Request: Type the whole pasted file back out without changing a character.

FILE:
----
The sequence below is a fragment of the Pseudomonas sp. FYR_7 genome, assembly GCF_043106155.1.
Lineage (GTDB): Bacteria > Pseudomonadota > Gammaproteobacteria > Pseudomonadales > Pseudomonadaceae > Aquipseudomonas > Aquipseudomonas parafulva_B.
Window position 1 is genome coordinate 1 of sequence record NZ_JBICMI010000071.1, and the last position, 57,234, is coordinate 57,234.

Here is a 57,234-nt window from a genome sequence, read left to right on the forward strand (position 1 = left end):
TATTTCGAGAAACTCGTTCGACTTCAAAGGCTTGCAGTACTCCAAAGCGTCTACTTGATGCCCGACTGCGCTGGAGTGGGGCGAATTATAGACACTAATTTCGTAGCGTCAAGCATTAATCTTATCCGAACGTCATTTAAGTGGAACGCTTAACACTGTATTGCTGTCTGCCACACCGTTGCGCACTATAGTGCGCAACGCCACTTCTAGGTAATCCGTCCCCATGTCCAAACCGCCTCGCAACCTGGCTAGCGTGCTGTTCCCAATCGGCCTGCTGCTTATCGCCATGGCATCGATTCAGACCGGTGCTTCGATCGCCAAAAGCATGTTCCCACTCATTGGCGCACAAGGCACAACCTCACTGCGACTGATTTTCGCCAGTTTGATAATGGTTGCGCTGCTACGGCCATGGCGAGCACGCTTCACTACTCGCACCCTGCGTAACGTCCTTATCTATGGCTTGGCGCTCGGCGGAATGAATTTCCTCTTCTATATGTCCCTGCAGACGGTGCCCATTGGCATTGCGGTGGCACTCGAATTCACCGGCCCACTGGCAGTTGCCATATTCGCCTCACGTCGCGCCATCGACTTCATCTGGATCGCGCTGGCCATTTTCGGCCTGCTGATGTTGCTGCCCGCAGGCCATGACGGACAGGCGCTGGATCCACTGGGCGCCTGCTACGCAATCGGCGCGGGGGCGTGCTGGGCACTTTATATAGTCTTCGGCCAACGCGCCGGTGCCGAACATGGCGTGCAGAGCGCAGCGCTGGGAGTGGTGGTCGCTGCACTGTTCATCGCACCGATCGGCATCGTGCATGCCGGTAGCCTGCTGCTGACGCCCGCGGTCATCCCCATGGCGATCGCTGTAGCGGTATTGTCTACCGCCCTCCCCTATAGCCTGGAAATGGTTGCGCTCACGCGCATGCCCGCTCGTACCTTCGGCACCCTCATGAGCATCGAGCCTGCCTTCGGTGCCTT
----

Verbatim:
The sequence below is a fragment of the Pseudomonas sp. FYR_7 genome, assembly GCF_043106155.1.
Lineage (GTDB): Bacteria > Pseudomonadota > Gammaproteobacteria > Pseudomonadales > Pseudomonadaceae > Aquipseudomonas > Aquipseudomonas parafulva_B.
Window position 1 is genome coordinate 1 of sequence record NZ_JBICMI010000071.1, and the last position, 57,234, is coordinate 57,234.

Here is a 57,234-nt window from a genome sequence, read left to right on the forward strand (position 1 = left end):
TATTTCGAGAAACTCGTTCGACTTCAAAGGCTTGCAGTACTCCAAAGCGTCTACTTGATGCCCGACTGCGCTGGAGTGGGGCGAATTATAGACACTAATTTCGTAGCGTCAAGCATTAATCTTATCCGAACGTCATTTAAGTGGAACGCTTAACACTGTATTGCTGTCTGCCACACCGTTGCGCACTATAGTGCGCAACGCCACTTCTAGGTAATCCGTCCCCATGTCCAAACCGCCTCGCAACCTGGCTAGCGTGCTGTTCCCAATCGGCCTGCTGCTTATCGCCATGGCATCGATTCAGACCGGTGCTTCGATCGCCAAAAGCATGTTCCCACTCATTGGCGCACAAGGCACAACCTCACTGCGACTGATTTTCGCCAGTTTGATAATGGTTGCGCTGCTACGGCCATGGCGAGCACGCTTCACTACTCGCACCCTGCGTAACGTCCTTATCTATGGCTTGGCGCTCGGCGGAATGAATTTCCTCTTCTATATGTCCCTGCAGACGGTGCCCATTGGCATTGCGGTGGCACTCGAATTCACCGGCCCACTGGCAGTTGCCATATTCGCCTCACGTCGCGCCATCGACTTCATCTGGATCGCGCTGGCCATTTTCGGCCTGCTGATGTTGCTGCCCGCAGGCCATGACGGACAGGCGCTGGATCCACTGGGCGCCTGCTACGCAATCGGCGCGGGGGCGTGCTGGGCACTTTATATAGTCTTCGGCCAACGCGCCGGTGCCGAACATGGCGTGCAGAGCGCAGCGCTGGGAGTGGTGGTCGCTGCACTGTTCATCGCACCGATCGGCATCGTGCATGCCGGTAGCCTGCTGCTGACGCCCGCGGTCATCCCCATGGCGATCGCTGTAGCGGTATTGTCTACCGCCCTCCCCTATAGCCTGGAAATGGTTGCGCTCACGCGCATGCCCGCTCGTACCTTCGGCACCCTCATGAGCATCGAGCCTGCCTTCGGTGCCTT